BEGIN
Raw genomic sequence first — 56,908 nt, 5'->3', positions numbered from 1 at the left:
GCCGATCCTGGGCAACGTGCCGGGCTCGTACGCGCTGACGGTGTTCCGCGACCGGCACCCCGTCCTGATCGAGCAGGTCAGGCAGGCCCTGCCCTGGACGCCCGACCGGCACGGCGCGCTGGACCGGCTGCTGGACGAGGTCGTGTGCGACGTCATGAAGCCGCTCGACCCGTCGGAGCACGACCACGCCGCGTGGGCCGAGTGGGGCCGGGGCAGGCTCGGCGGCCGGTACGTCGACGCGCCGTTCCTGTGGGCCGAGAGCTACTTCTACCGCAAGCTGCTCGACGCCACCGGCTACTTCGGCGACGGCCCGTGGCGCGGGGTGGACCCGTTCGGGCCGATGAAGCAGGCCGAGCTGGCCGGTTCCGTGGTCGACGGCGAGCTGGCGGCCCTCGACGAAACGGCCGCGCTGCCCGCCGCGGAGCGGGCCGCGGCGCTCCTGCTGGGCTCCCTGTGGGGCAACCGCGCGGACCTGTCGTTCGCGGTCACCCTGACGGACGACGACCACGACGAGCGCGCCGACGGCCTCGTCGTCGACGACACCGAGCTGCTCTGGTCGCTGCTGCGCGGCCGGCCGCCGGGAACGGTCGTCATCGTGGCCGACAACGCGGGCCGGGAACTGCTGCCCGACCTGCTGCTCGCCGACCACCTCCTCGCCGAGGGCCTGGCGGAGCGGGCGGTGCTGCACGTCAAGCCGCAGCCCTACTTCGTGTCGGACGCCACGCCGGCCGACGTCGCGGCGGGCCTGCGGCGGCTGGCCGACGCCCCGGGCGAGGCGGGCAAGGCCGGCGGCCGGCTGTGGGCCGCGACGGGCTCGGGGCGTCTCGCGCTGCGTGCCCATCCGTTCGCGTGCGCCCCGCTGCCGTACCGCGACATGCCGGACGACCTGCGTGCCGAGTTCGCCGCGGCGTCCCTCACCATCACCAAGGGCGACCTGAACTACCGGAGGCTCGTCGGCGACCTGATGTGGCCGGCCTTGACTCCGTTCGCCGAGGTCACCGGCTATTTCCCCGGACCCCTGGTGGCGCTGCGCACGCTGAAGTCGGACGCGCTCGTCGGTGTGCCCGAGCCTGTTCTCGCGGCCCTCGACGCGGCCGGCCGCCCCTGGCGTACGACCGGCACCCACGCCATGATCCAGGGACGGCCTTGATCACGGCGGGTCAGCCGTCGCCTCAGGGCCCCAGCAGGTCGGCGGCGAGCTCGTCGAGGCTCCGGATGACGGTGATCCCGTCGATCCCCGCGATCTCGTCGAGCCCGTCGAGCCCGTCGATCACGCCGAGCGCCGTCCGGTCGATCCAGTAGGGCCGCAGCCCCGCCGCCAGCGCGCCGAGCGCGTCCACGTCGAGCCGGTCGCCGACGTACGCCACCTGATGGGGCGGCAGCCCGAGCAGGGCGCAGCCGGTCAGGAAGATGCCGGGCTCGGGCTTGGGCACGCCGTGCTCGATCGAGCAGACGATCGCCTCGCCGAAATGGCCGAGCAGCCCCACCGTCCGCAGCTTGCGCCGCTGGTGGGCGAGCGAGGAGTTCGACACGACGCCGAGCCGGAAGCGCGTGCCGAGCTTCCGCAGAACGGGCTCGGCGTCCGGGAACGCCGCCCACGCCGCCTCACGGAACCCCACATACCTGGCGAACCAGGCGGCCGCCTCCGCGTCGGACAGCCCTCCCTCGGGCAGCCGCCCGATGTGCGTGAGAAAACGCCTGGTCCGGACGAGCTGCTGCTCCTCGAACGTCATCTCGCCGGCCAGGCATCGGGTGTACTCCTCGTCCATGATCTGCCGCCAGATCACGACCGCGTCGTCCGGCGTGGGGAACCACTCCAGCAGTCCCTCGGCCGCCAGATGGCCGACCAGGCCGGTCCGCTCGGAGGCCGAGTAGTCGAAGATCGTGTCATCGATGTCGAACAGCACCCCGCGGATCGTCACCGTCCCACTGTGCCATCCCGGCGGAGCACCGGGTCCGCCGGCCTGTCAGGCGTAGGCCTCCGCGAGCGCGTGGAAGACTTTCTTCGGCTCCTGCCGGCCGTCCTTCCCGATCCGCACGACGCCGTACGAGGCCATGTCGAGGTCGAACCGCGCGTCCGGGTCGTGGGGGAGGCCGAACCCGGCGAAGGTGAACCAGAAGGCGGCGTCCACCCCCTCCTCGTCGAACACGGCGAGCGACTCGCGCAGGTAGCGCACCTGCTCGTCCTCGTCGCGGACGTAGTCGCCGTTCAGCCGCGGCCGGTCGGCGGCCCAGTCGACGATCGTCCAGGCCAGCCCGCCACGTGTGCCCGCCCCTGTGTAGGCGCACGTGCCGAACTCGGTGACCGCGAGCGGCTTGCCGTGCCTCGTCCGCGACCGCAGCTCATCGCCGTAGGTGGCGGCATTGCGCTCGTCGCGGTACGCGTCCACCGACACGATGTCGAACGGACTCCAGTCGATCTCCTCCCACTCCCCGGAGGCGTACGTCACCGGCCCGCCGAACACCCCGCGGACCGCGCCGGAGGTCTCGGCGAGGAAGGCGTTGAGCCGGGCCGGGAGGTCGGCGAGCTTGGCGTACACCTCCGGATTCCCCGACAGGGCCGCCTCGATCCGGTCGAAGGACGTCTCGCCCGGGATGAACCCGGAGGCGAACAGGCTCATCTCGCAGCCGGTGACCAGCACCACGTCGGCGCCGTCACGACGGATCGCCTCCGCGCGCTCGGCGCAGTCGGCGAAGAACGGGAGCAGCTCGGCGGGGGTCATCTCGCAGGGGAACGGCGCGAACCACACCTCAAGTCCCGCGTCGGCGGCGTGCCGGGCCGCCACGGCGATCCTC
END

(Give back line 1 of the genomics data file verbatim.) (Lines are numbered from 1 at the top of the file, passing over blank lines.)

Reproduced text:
Raw genomic sequence first — 56,908 nt, 5'->3', positions numbered from 1 at the left: